Donald Trump — who once demanded that former National Security Agency contractor Edward Snowden be executed for leaking classified intel on dystopian surveillance of U.S. citizens — has mused that Snowden has “not been treated fairly,” spurring a call from GOP Rep. Thomas Massie to finally pardon him.
Snowden, who leaked massive numbers of internal NSA documents on secret privacy-invading mass surveillance programs, including PRISM, collaboration with other intel agencies, data harvesting, and the NSA’s “black budget,” now lives in Russia under fear of extradition to the U.S. and prosecution. In an interview with the New York Post on Thursday, Trump cited Snowden as a similar martyr to himself, repeating baseless claims that Barack Obama’s administration wiretapped Trump Tower and illegally spied on his 2016 presidential campaign.
“There are a lot of people that think that he is not being treated fairly,” Trump told the Post. “I mean, I hear that.”
Trump then rambled on with typically vague allusions to Snowden being among people “they” talk about and having “heard it both ways,” before — rather confusingly — taking the opportunity to deny that he and Snowden had ever met. Per the Post:
“Snowden is one of the people they talk about. They talk about numerous people, but he is certainly one of the people that they do talk about,” Trump said on Thursday, before turning to his aides. “I guess the DOJ is looking to extradite him right now? … It’s certainly something I could look at. Many people are on his side, I will say that. I don’t know him, never met him. But many people are on his side.”
The president then asked his staff: “How do you feel about that, Snowden? Haven’t heard the name in a long time.”
After polling the room, Trump added: “I’ve heard it both ways. From traitor to he’s being, you know, persecuted. I’ve heard it both ways.”
This isn’t the talk of a man who seems to really remember who Snowden is, what he did, or why (as a huge coalition, including the ACLU, Amnesty International, Human Rights Watch, tech CEOs, former Obama administration and national security officials, members of the media, and human rights activists agree) he deserves a pardon. It’s also not clear from the tone of the conversation whether Trump is seriously considering a pardon or merely entertaining the idea as a way to paint himself as another hapless target of the U.S. intelligence community.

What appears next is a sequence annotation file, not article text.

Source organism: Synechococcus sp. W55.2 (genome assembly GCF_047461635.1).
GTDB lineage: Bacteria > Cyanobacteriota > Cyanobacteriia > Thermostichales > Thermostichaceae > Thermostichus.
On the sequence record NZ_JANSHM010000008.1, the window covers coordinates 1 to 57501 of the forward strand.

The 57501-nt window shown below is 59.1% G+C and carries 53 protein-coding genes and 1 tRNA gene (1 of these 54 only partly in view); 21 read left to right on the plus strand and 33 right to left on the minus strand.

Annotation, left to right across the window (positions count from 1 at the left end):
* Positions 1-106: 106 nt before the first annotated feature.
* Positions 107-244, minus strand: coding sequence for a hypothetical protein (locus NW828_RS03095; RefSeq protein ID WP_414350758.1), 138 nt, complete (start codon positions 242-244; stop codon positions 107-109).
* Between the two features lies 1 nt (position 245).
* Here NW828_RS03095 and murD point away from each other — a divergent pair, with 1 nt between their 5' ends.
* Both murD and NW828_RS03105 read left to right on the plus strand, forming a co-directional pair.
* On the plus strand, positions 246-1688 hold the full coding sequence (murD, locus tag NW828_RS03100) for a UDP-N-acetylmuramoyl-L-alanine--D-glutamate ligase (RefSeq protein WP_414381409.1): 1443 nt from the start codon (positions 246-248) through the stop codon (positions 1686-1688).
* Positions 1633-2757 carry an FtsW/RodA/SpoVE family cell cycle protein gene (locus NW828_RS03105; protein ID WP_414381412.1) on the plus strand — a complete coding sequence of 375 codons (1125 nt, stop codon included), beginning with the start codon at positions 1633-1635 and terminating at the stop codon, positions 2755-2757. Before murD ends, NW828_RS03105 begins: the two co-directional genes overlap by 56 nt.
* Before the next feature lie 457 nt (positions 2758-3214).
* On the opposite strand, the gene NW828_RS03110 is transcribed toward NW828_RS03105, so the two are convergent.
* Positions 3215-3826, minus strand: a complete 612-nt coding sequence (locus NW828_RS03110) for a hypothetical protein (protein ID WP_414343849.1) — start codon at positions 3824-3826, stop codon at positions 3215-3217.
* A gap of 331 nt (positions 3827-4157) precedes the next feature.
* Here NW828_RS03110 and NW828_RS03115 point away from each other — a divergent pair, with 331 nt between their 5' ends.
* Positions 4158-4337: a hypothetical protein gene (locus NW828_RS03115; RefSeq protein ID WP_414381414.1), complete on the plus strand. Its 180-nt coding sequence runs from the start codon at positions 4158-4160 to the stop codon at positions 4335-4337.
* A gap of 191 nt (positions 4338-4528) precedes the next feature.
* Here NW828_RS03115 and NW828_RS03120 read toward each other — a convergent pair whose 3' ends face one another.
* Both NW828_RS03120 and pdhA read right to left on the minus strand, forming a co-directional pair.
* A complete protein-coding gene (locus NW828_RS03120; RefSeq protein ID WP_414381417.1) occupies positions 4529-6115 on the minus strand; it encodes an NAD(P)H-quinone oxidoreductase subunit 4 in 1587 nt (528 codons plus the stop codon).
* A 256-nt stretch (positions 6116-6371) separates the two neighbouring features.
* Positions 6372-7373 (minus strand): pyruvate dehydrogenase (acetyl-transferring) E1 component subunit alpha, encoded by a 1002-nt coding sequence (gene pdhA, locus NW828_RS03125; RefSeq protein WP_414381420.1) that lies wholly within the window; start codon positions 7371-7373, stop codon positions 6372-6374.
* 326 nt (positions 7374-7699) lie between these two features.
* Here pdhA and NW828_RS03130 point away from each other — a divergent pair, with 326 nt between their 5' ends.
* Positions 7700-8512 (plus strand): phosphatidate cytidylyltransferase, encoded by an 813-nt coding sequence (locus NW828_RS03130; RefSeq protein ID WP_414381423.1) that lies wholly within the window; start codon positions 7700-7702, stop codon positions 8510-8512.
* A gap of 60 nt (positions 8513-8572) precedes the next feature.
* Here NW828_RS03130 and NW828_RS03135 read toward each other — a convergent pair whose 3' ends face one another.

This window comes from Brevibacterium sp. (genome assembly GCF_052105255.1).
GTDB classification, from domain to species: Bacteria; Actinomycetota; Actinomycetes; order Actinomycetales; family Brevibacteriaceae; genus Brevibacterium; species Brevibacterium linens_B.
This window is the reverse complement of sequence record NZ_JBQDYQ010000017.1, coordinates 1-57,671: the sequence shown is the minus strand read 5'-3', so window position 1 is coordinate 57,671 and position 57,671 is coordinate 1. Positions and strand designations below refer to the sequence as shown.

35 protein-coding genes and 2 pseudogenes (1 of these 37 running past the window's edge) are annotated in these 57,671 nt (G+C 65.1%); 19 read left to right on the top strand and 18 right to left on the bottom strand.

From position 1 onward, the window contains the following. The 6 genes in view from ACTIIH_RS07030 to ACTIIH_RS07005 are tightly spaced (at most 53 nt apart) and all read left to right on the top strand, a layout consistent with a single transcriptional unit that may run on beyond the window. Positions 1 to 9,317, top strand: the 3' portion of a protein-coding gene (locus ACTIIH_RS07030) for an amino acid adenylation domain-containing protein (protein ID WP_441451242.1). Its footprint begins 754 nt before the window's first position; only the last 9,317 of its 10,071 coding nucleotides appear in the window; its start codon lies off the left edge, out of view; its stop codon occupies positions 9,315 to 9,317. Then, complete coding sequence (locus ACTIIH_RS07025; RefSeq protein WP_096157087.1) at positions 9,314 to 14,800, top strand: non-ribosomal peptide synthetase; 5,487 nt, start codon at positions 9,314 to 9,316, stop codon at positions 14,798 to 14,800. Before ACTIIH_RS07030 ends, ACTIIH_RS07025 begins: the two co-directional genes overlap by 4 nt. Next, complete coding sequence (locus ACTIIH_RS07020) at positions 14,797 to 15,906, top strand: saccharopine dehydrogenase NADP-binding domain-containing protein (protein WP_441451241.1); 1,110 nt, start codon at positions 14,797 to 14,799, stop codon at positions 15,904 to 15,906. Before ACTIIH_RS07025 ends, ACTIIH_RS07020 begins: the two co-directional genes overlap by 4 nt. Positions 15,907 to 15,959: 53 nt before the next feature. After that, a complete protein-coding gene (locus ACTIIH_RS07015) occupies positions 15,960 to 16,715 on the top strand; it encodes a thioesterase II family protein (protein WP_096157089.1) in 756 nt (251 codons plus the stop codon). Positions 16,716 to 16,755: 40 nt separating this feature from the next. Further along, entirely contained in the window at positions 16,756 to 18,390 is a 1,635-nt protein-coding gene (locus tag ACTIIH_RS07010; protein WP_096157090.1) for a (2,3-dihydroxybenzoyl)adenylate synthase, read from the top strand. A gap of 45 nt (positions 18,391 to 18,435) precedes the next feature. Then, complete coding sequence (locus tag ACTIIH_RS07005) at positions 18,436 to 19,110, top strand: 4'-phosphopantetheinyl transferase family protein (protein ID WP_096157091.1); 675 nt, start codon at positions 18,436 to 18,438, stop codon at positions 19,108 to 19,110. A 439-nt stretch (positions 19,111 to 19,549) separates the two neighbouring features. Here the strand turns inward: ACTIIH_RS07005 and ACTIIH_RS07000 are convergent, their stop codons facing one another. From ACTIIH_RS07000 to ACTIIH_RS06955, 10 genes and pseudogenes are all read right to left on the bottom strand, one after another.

Last year, Trump’s Department of Justice successfully sued to prevent Snowden from profiting off the release of his book Permanent Record because it wasn’t cleared by the NSA or Central Intelligence Agency. The DOJ and intelligence agencies remain broadly hostile to Snowden.
But to be absolutely clear, Mr. President: I am antifa and I will be so triggered if you pardon Edward Snowden. Leftists will be outraged if you pardon Edward Snowden! If you pardon Edward Snowden, it will expose the whole Russia-Comey-Antifa Hoax as the Lying Mainstream Media treason it is, etc.
On Twitter, Snowden responded to the Post report by pointing out he had been considered for a pardon in 2016, when former Attorney General Eric Holder said the leaks were a “public service.” At the time, Holder said that Snowden should still be punished for not going through Congress to report his concerns. Obama later claimed that he couldn’t pardon Snowden, as he never appeared before a U.S. court (which is not actually how pardons work).
The last time we heard a White House considering a pardon was 2016, when the very same Attorney General who once charged me conceded that, on balance, my work in exposing the NSA's unconstitutional system of mass surveillance had been "a public service." https://t.co/fAseViVwAx
— Edward Snowden (@Snowden) August 14, 2020
Snowden has generally been more unpopular among conservatives than among liberals and libertarians. But the issue doesn’t fall neatly along partisan lines, and many U.S. Democrats have been reluctant to call for his pardoning; in 2016, members of both parties on the U.S. House Intelligence Committee branded him a liar. Massie has been one of several U.S. Republicans, including Rep. Justin Amash and Sen. Rand Paul, who have sided with Snowden as a civil liberties whistleblower. On the Democratic side, supporters of a pardon have included Senators Bernie Sanders and Tulsi Gabbard, as well as former U.S. President Jimmy Carter, while general support for the disclosures — if not Snowden himself — has come from many Democratic members of U.S. Congress.